A Raising Cane’s Chicken Fingers restaurant former employee in Texas shared the company’s famous secret recipe in Tweeter after being fired. According to the FOX report, social media did its thing and the tweet went viral, with thousands of retweets.
Twitter user @JanniAreYouOkay tweeted on Sept. 16, “Cane’s fired me.” She then said its famous secret sauce is just “mayo, ketchup, Worcestershire sauce, black pepper [and] garlic powder.”
The tweet was retweeted and favorited thousands of times when the teen decided to update her followers with the exact measurements of the ingredients in the recipe and a picture of her own homemade version of the sauce, reports Fox 7 Austin.
Two days later, Raising Cane’s tweeted, “Did you know that only our Restaurant General Managers are told the secrets of our Cane’s Sauce? Now you know!”
Since the tweet with the recipe was shared, other Twitter users have said that they’ve tried the recipe and had success.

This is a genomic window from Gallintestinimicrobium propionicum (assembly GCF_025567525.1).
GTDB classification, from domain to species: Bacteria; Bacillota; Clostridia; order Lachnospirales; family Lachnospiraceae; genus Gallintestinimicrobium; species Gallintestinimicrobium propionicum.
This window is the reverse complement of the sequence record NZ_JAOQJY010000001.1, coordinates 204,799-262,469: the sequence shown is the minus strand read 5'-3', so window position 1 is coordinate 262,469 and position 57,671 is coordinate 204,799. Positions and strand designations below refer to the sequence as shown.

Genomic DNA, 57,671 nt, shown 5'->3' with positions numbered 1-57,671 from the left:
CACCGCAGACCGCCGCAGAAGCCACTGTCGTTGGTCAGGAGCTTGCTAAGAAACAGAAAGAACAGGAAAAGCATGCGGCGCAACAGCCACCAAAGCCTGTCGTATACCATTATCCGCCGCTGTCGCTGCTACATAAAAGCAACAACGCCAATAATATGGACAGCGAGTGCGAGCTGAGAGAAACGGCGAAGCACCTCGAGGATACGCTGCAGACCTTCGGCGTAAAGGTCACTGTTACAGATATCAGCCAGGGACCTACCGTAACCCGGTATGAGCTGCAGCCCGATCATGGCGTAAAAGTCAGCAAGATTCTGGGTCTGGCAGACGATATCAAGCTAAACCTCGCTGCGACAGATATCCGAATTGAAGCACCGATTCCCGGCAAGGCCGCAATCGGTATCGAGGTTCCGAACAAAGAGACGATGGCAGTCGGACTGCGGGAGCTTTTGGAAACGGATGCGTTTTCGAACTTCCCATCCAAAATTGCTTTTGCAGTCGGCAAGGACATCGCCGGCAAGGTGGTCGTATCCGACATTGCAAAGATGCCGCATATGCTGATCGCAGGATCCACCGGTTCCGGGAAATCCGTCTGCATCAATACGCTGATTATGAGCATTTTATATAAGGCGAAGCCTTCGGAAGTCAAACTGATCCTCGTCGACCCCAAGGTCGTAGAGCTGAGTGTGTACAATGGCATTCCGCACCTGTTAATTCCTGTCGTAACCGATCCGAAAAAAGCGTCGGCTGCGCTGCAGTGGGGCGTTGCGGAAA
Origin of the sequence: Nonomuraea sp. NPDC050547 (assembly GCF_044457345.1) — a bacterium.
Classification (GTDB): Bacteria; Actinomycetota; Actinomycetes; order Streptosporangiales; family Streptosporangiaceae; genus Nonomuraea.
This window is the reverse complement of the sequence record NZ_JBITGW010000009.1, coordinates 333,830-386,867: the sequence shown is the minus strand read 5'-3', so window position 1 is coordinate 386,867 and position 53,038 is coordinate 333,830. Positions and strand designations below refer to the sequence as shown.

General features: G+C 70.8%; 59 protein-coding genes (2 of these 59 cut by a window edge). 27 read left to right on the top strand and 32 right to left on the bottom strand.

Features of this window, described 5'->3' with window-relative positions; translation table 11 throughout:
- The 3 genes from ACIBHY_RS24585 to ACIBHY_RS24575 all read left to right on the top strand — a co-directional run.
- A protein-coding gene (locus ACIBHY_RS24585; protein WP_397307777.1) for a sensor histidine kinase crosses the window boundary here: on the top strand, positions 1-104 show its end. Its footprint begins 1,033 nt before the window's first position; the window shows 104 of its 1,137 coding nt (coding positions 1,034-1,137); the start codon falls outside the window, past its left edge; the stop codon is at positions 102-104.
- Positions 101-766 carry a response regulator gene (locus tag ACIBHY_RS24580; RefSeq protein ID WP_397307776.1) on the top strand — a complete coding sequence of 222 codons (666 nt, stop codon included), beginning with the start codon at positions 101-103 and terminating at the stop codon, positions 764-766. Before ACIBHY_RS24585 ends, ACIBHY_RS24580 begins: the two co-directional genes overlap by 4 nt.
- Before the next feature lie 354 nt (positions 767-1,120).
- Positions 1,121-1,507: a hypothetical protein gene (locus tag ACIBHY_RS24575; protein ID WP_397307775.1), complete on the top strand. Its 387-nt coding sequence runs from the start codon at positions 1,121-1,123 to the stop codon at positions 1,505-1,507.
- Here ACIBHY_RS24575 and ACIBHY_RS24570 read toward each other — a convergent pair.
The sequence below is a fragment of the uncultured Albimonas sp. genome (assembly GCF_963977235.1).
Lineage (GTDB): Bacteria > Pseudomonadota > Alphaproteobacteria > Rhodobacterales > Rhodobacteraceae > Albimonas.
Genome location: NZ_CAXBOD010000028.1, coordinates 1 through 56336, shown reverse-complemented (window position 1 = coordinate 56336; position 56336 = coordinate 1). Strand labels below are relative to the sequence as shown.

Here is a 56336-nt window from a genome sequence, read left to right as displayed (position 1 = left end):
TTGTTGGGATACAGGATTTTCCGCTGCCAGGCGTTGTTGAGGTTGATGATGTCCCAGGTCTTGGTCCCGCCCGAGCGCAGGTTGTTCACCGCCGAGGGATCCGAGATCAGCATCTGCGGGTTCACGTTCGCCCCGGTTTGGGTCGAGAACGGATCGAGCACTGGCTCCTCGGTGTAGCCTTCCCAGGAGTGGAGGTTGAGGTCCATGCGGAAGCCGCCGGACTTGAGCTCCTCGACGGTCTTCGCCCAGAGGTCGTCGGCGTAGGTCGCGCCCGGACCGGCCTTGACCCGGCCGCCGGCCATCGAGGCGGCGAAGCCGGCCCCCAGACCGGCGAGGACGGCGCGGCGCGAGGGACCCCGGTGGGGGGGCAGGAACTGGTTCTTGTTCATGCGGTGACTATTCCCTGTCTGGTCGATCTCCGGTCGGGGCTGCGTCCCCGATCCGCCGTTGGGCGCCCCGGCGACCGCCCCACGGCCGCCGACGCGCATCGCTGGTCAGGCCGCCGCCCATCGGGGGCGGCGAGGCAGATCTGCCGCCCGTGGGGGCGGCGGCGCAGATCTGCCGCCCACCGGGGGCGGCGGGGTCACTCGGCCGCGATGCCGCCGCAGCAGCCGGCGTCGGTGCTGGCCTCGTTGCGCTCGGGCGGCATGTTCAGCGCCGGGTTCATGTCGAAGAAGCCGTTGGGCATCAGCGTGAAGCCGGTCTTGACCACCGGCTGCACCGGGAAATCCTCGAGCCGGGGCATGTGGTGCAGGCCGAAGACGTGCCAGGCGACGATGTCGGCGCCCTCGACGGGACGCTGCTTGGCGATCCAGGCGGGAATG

- After the incident, The Employer Handbook shared basic tips on how to stop a former employee for sharing your trade secrets on social media.
Protect your trade secrets. Make sure that you are taking prophylactic measures to make sure that information that is supposed to be confidential remains that way. A handbook provision is good. Training is good. A non-disclosure agreement is good.
- Label trade secrets and confidential information. That way employees don’t have to guess.
- Remind your employees not to share trade secrets and other confidential information. Yeah, I know. That seems kinda, “duh.” But, you’d be surprised the number of companies that take this for granted.
- Limit access to confidential information. Confidential information should be shared only with those employees who need access. And make sure that those employees safeguard those trade secrets
- Have a plan for offboarding. Require that all confidential information (and copies) be returned. Remind soon-to-be former employees that they cannot share confidential information. Make them sign a document reaffirming their obligation to not to share.